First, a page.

The New Haven Road Race would not be possible without the support of Faxon Law Group, title sponsor since 2007. Joel Faxon, founding partner at Faxon Law Group, states, “We are honored to partner once again with this great event in the City of New Haven. The Faxon Law New Haven Road Race is something our firm and the surrounding community are extremely proud to host each year. We are especially thrilled to support an event that donates thousands of dollars each year to local charities, and uses the same platform and mission as our firm’s Community Builder—to empower, enrich, enlighten and engage each member of our community, bringing groups together for the greater good. It’s a legacy that we treasure on behalf of both our staff and our clients.”
Other major sponsors include Trailblazer, Town Fair Tire, McDermott Lexus, Anthem Blue Cross & Blue Shield, Center for Orthopaedics, TYCO Print & Promo and the City of New Haven. To learn more about the event or to register, visit www.newhavenroadrace.org. Early registration is encouraged; event is limited to 7,000 entrants!
Team Connecticut Children in the Eversource Hartford Marathon
How to train for a race and still have a life?
Often runners feel overwhelmed when they are training for a race, and their dedication and schedule can have a negative impact on their daily lives, their family, work or school. There are ways to find the perfect balance between preparing properly for a race, and at the same time lead a normal life and perform your other daily chores, attend events, travel and others.
Here are some tips on finding that balance and not impacting your normal life when you are training for your next race:
Set your priorities. Make a plan before you start training for a race, and determine what kinds of sacrifices you are willing to make, and which activities and people you cannot afford to miss out on because of your training program. So, it is important to do so, in order to prevent future conflicts and problems due to a conflict in your daily and training schedules.
Develop a schedule. You should sit down and write all the activities you typically do on every work day and weekend. If there are time slots which you are spending on social media or watching TV, maybe these are the times to allot your running and training hours to. Once you have a ready schedule, just make sure you stick to it. Becoming a runner takes time, patience and motivation. You can’t just jump and run a marathon. Be patient and stick to your plan.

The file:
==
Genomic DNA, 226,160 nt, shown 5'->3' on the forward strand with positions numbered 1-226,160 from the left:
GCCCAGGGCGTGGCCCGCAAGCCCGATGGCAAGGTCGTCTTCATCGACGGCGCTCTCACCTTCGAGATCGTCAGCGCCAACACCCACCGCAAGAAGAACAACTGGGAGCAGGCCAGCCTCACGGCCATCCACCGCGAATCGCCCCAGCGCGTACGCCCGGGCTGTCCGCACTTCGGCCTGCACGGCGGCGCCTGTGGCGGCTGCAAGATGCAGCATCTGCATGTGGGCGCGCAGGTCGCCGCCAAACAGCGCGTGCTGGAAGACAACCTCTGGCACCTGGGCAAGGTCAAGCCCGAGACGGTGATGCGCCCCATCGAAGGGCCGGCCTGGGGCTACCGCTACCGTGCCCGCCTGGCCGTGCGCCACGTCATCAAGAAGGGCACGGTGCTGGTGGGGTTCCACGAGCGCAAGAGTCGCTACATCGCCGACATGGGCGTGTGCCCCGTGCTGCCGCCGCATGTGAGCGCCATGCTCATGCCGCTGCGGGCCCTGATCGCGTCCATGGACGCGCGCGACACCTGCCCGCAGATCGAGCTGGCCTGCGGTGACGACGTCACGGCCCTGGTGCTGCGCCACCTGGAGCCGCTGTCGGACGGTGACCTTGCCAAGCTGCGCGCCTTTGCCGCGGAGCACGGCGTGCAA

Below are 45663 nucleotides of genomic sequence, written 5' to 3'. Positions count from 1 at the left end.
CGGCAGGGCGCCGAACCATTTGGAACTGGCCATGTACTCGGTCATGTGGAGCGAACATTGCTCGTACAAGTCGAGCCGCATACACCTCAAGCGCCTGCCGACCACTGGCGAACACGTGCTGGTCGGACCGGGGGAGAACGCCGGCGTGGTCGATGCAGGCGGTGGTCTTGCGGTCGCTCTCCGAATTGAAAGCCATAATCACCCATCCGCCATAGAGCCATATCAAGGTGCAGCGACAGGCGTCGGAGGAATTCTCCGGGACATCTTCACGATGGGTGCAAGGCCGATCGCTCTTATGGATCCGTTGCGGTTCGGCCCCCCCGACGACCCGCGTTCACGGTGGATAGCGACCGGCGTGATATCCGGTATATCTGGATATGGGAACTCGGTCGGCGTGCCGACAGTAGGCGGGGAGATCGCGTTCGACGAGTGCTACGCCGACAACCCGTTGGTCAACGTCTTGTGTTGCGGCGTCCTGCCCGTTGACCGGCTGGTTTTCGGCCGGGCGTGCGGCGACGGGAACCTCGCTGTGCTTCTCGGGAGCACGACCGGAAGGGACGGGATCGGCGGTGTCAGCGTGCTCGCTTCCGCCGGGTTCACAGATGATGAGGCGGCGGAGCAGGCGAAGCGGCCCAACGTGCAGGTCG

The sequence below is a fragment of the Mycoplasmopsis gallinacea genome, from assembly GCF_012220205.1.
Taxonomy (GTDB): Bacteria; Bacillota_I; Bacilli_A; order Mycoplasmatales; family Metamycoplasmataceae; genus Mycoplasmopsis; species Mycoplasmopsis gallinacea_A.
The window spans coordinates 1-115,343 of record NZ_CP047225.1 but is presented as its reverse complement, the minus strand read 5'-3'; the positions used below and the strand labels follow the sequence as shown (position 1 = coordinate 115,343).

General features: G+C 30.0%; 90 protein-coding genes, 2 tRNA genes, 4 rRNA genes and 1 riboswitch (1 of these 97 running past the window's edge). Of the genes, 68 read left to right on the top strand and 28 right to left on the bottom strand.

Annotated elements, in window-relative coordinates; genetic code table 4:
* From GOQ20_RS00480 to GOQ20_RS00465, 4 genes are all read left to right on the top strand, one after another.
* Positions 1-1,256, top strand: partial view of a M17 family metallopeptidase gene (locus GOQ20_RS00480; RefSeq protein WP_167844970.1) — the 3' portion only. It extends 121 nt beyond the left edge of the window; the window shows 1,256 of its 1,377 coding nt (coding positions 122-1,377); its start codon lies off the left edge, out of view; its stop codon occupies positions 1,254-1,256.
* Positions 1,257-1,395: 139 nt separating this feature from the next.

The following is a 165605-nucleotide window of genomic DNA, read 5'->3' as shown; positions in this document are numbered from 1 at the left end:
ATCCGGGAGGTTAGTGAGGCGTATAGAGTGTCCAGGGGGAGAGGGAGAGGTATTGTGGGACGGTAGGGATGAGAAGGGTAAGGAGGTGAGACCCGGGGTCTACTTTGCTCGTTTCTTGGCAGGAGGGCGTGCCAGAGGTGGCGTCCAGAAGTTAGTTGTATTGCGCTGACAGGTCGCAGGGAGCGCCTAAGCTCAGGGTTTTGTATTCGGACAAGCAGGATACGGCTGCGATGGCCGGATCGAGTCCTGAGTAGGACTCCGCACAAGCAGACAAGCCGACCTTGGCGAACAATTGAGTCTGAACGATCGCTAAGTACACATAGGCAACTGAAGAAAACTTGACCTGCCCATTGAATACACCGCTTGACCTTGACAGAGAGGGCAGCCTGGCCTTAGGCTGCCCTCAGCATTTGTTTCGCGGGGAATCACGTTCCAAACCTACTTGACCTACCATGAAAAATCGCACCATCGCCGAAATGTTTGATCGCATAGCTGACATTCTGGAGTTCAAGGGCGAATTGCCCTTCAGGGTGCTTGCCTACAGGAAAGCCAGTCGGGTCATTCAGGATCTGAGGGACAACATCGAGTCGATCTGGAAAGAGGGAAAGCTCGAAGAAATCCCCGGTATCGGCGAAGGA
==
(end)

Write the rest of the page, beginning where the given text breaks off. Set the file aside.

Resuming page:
Follow your schedule consistently. Even if an unexpected event occurs and you are not able to run or work out for as long as you have planned, make sure you still fit some running or exercising in that day. Even a short 20 minute workout is better than doing nothing. Make sure when you are preparing your training schedule, that you plan your bigger workouts and longer runs for the weekend or your other free days
Be creative. You can extend your daily training hours by cycling to work or school instead of driving. You can spend time with your family and still train by going swimming together, or play soccer or basketball with your children. The more active you are, the better prepared you will be for the race.
Make sure your spouse or significant other supports you. Many times, the time invested in training and running can take a toll on a relationship if there is no mutual understanding between the two of you. It is important to get the support necessary from your loved one, so that your training program doesn’t affect your relationship in a negative way.
Quality rather than quantity. Make sure your training schedule is focused on higher quality running and training sessions, rather than on the quantity. Increase the quality of your running and training as you go, and this will help you prepare better for the race rather than spending long hours of low paced running or moderate exercising. Focus on speed intervals, resistance training and threshold workouts, and your performance will be better when you get to that start line.
By balancing your training and your normal life activities, you will be able to keep the harmony in your family, stay efficient at work or school, and relieve the stress from the hard work you are putting in during your running and workout sessions.
Written by R.Brown, Runabees.com
RUNNING TOWARDS A BETTER YOU